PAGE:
Thanks for the responses. At lease I know that task I want is even harder than I imagined. LOL! Who would have ever thought changing 1 song and 1 sound could be a pain! LOL! I do have a disassembly for the game I'm working on, so I'm going to tinker with it a bit to see what I can learn. I don't know anything about ASM, so I'll probably be stuck outside of changing some tones.
Trust in the Heart of the Cards

Disch

  • Hero Member
  • *****
  • Posts: 2625
  • NES Junkie
    • View Profile
Re: Ripping An NES File
« Reply #4 on: December 17, 2018, 03:39:26 pm »
Might help if you told us what game you were working on.  Someone here might be familiar with it.

Psyklax

  • Hero Member
  • *****
  • Posts: 829
    • View Profile
    • Psyklax Translations
Re: Ripping An NES File
« Reply #5 on: December 17, 2018, 04:50:39 pm »
Might help if you told us what game you were working on.  Someone here might be familiar with it.

That really is one of my pet hates on the forum. Why can people never give enough info? So coy. The more info we know, the more we can help. :)

But anyway, I think changing the music in an NES game is probably beyond your level at this stage, so I'm not sure I'd go down that path. But experiment, by all means. ;)

ultimaweapon

  • Full Member
  • ***
  • Posts: 151
    • View Profile
Re: Ripping An NES File
« Reply #6 on: December 17, 2018, 04:59:06 pm »
Oh my apologies! I'm working on Zelda 2. I want to replace the palace music and sound of the flute with a different sound.
Trust in the Heart of the Cards

phonymike

  • Jr. Member
  • **
  • Posts: 12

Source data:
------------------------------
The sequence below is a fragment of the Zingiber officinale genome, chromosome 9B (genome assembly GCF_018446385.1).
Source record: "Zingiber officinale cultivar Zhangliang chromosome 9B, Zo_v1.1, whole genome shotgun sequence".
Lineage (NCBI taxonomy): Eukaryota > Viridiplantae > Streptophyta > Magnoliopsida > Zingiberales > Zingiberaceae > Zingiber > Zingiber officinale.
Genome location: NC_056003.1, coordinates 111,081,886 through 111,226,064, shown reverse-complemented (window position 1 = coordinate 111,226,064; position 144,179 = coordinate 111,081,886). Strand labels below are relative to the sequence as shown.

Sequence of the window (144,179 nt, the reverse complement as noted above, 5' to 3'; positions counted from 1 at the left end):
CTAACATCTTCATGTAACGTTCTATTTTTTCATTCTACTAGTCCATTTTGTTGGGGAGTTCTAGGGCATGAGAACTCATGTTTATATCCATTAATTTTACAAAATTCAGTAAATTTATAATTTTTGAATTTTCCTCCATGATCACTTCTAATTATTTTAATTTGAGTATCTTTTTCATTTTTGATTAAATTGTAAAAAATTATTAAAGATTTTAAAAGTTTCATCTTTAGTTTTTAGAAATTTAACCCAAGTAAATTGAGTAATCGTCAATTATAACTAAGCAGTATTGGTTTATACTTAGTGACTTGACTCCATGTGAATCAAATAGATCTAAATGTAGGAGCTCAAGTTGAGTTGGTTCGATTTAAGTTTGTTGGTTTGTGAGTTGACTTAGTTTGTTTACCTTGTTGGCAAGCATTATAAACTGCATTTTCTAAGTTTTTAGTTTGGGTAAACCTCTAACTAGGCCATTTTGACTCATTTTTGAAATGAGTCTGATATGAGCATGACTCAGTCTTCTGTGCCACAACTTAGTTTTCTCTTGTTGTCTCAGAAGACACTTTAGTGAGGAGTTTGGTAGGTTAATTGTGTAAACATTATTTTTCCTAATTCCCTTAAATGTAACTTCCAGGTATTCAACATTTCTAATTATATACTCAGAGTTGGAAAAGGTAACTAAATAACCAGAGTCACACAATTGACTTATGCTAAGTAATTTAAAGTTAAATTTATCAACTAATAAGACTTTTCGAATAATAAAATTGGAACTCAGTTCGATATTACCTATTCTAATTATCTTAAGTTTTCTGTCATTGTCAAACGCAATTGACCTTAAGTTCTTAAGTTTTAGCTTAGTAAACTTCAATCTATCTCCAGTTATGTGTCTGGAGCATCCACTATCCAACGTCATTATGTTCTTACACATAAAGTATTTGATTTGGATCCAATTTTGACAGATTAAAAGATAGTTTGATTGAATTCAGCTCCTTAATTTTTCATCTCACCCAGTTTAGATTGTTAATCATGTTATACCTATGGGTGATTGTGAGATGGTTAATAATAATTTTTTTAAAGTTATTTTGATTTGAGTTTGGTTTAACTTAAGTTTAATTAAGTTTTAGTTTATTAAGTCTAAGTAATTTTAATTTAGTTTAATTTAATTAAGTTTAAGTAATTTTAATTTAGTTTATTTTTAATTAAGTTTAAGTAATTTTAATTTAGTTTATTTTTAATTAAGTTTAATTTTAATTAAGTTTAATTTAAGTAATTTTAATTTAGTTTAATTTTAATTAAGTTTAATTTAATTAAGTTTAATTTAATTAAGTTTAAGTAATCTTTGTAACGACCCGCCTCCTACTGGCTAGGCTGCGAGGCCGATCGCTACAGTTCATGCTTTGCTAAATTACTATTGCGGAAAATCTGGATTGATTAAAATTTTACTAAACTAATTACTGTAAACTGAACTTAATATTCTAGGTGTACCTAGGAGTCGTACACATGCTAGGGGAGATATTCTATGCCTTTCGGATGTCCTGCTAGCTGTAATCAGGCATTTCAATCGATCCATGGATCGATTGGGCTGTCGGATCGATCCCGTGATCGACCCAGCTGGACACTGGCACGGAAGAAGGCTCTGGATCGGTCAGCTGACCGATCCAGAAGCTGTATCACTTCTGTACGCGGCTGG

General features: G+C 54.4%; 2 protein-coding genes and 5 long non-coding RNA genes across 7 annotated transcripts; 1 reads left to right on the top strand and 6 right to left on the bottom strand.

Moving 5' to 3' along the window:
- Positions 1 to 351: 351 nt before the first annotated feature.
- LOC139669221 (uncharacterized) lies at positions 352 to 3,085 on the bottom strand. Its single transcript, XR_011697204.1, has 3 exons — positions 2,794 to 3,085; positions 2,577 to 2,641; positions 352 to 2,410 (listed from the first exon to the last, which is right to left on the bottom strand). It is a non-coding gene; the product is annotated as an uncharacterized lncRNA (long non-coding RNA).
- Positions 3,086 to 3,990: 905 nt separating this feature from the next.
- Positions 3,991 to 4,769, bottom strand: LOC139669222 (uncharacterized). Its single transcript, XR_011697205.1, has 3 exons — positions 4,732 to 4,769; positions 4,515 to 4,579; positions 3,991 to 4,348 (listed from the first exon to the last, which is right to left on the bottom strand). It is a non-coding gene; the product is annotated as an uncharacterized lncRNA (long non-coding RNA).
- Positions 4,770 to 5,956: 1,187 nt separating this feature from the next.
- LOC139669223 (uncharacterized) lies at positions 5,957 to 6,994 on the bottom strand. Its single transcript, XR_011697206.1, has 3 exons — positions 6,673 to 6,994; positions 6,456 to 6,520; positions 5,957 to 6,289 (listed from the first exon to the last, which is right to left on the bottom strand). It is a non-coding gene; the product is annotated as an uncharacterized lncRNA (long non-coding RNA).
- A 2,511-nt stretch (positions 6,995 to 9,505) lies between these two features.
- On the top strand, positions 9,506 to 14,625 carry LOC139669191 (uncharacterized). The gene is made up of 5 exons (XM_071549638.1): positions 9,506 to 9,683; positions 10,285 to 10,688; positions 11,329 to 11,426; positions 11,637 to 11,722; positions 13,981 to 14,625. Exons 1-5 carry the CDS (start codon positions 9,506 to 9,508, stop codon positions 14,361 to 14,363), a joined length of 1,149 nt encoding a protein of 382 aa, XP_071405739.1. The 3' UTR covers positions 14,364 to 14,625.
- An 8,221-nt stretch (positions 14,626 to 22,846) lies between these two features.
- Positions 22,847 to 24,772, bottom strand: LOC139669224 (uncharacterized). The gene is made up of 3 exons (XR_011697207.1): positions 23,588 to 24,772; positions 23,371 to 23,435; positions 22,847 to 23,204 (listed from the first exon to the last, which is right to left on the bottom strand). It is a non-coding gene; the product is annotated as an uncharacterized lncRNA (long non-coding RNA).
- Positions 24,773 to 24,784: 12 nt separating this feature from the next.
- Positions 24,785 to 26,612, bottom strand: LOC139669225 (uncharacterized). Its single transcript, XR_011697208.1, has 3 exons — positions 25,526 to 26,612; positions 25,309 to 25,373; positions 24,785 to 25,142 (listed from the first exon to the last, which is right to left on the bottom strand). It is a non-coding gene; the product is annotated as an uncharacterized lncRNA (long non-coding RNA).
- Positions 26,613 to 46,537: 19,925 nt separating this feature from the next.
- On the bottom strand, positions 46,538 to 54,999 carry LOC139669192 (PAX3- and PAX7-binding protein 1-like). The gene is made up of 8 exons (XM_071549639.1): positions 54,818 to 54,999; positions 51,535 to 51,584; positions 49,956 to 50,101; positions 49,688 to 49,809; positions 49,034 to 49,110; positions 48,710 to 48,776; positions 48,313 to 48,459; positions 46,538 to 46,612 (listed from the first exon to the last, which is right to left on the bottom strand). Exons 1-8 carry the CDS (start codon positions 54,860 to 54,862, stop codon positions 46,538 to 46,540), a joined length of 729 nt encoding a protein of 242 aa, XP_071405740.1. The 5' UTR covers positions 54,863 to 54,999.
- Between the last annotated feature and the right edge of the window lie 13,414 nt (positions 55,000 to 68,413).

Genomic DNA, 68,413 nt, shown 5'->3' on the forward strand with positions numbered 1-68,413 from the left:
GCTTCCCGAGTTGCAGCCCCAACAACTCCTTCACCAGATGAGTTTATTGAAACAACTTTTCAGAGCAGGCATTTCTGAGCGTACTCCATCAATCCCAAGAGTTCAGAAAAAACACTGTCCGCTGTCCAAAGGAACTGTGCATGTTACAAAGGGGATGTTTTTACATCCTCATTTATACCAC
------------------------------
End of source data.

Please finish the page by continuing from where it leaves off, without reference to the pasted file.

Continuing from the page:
• View Profile
Re: Ripping An NES File
« Reply #7 on: December 18, 2018, 07:26:40 pm »
I believe NES music is handled differently for each game. Just like the game's engine, the NES sound engines are pretty unique. So much that the NSF music format stores the game's music engine (program code) and sound data together. They are ripped by hand like a rom hack. To play back NSF music you need to emulate the NES processor (6502) and sound hardware. NES music is not a data stream like a WAV or even compressed like MP3. It is code that is executed and then outputs audio with the NES sound hardware.

Luckily, Zelda 2 has the NSF music ripped over at Zophar's.

So if the sound engine is in that, maybe with an NES debugger and learning some 6502 asm you could figure out enough of how the sound engine works. FCEUX has a debugger and plays NSF files. It might help you. Check out 6502.html here, it's a crash course, or Y0SHi's nes doc has some sound registers in it so you see how the NES asm code communicates with the sound hardware. In the debugger, click "Step Into" to see each instruction execute. The NES will execute thousands of instructions in a second so there's a bit to go through.

ultimaweapon

  • Full Member
  • ***
  • Posts: 151
    • View Profile
Re: Ripping An NES File
« Reply #8 on: December 19, 2018, 02:24:25 pm »
Thanks phonymike. This is some helpful info. I'm going to review and study and use to my advantage.
Trust in the Heart of the Cards